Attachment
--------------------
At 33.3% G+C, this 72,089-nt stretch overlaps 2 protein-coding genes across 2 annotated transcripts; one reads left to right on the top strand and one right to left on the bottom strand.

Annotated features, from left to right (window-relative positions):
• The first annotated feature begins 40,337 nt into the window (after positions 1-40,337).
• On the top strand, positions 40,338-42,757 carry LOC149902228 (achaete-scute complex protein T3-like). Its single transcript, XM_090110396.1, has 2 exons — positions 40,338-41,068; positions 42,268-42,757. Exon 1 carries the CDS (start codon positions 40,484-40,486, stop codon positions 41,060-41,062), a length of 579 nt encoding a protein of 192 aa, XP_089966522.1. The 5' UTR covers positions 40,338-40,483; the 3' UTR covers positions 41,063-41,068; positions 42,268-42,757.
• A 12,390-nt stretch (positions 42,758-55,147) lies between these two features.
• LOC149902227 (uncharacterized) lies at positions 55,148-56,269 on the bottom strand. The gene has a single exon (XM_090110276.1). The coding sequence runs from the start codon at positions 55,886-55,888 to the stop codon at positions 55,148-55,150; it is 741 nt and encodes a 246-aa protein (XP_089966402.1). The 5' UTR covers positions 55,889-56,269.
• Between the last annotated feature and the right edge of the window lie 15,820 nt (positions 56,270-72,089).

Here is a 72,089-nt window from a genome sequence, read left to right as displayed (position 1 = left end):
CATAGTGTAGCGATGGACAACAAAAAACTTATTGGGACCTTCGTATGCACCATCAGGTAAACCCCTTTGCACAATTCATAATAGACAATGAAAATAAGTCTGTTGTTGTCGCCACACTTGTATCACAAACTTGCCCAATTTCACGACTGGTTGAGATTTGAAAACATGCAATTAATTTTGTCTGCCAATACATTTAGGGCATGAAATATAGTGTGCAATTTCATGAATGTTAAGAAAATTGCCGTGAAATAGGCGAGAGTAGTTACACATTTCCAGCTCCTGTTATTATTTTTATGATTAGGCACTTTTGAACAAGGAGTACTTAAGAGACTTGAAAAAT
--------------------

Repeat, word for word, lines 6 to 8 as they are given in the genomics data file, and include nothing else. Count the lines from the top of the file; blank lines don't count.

• LOC149902227 (uncharacterized) lies at positions 55,148-56,269 on the bottom strand. The gene has a single exon (XM_090110276.1). The coding sequence runs from the start codon at positions 55,886-55,888 to the stop codon at positions 55,148-55,150; it is 741 nt and encodes a 246-aa protein (XP_089966402.1). The 5' UTR covers positions 55,889-56,269.
• Between the last annotated feature and the right edge of the window lie 15,820 nt (positions 56,270-72,089).

Here is a 72,089-nt window from a genome sequence, read left to right as displayed (position 1 = left end):